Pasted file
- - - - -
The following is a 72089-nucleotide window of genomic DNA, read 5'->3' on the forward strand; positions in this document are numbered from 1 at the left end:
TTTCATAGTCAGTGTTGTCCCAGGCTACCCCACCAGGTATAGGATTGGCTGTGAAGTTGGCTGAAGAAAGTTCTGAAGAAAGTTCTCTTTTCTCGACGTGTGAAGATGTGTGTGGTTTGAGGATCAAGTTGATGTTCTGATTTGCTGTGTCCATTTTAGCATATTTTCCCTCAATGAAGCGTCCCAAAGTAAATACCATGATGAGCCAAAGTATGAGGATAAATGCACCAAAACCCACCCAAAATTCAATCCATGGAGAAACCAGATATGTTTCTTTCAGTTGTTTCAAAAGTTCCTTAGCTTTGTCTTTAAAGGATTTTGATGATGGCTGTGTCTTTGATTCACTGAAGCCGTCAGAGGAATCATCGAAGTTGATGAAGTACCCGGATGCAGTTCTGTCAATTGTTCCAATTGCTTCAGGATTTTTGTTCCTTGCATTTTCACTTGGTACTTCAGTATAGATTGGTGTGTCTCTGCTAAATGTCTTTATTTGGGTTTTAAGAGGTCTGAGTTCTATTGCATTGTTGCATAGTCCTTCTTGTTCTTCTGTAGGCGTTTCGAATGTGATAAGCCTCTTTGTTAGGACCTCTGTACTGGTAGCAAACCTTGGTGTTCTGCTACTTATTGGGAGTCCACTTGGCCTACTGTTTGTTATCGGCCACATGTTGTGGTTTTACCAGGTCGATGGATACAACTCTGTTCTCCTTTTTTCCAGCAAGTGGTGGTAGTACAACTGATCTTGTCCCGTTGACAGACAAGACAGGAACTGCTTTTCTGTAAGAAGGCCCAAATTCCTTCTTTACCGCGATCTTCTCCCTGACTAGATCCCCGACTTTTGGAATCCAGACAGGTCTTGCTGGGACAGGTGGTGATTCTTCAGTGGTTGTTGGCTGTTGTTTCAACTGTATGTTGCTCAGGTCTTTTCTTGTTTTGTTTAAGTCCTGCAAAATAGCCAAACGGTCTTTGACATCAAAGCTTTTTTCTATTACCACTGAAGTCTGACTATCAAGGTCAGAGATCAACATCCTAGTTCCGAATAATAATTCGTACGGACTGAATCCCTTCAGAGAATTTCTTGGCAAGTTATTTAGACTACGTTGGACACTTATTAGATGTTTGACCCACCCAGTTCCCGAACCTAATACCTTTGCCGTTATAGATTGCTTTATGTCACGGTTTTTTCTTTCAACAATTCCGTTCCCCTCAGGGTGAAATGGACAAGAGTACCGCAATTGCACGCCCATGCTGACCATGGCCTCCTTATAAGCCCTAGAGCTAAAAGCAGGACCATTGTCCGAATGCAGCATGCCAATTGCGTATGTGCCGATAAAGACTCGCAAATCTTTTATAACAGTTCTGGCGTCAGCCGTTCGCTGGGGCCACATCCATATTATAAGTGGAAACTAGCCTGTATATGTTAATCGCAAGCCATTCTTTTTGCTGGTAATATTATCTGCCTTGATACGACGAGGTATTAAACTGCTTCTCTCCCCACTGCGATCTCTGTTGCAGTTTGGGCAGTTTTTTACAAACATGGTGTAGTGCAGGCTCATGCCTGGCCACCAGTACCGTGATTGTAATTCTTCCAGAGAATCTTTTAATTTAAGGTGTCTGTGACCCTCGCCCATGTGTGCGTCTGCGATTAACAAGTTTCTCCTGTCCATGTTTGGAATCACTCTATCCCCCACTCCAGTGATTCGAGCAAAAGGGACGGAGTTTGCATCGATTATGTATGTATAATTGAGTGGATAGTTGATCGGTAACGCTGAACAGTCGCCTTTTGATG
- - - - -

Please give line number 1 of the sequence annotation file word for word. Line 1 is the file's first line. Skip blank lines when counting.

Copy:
The following is a 72089-nucleotide window of genomic DNA, read 5'->3' on the forward strand; positions in this document are numbered from 1 at the left end: